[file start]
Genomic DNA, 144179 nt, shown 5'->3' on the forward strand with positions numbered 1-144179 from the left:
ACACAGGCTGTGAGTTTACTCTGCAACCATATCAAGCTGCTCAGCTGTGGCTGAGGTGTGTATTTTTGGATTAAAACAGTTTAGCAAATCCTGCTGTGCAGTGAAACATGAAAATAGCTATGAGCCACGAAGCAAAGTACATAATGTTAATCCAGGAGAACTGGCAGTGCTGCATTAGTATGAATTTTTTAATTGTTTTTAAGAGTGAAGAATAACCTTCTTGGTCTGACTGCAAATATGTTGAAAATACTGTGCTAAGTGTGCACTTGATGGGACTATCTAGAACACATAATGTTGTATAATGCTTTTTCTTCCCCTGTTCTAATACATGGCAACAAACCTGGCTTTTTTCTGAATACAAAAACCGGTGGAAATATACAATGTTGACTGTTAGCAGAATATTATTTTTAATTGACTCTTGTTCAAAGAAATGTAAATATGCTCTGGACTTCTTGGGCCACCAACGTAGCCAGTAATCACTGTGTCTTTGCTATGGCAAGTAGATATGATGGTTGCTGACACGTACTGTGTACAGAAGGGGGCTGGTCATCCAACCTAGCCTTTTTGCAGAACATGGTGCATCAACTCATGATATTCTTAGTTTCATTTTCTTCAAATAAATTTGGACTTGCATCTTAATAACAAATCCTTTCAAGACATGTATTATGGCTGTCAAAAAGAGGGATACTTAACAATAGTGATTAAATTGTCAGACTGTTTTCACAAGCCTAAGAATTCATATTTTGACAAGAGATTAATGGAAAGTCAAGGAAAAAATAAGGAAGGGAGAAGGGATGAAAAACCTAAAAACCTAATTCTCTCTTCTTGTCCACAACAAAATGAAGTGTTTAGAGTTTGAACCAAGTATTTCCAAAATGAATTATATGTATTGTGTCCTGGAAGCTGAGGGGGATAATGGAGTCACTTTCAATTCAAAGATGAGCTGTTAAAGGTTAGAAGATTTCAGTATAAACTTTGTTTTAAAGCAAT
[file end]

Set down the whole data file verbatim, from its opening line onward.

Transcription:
Genomic DNA, 144179 nt, shown 5'->3' on the forward strand with positions numbered 1-144179 from the left:
ACACAGGCTGTGAGTTTACTCTGCAACCATATCAAGCTGCTCAGCTGTGGCTGAGGTGTGTATTTTTGGATTAAAACAGTTTAGCAAATCCTGCTGTGCAGTGAAACATGAAAATAGCTATGAGCCACGAAGCAAAGTACATAATGTTAATCCAGGAGAACTGGCAGTGCTGCATTAGTATGAATTTTTTAATTGTTTTTAAGAGTGAAGAATAACCTTCTTGGTCTGACTGCAAATATGTTGAAAATACTGTGCTAAGTGTGCACTTGATGGGACTATCTAGAACACATAATGTTGTATAATGCTTTTTCTTCCCCTGTTCTAATACATGGCAACAAACCTGGCTTTTTTCTGAATACAAAAACCGGTGGAAATATACAATGTTGACTGTTAGCAGAATATTATTTTTAATTGACTCTTGTTCAAAGAAATGTAAATATGCTCTGGACTTCTTGGGCCACCAACGTAGCCAGTAATCACTGTGTCTTTGCTATGGCAAGTAGATATGATGGTTGCTGACACGTACTGTGTACAGAAGGGGGCTGGTCATCCAACCTAGCCTTTTTGCAGAACATGGTGCATCAACTCATGATATTCTTAGTTTCATTTTCTTCAAATAAATTTGGACTTGCATCTTAATAACAAATCCTTTCAAGACATGTATTATGGCTGTCAAAAAGAGGGATACTTAACAATAGTGATTAAATTGTCAGACTGTTTTCACAAGCCTAAGAATTCATATTTTGACAAGAGATTAATGGAAAGTCAAGGAAAAAATAAGGAAGGGAGAAGGGATGAAAAACCTAAAAACCTAATTCTCTCTTCTTGTCCACAACAAAATGAAGTGTTTAGAGTTTGAACCAAGTATTTCCAAAATGAATTATATGTATTGTGTCCTGGAAGCTGAGGGGGATAATGGAGTCACTTTCAATTCAAAGATGAGCTGTTAAAGGTTAGAAGATTTCAGTATAAACTTTGTTTTAAAGCAAT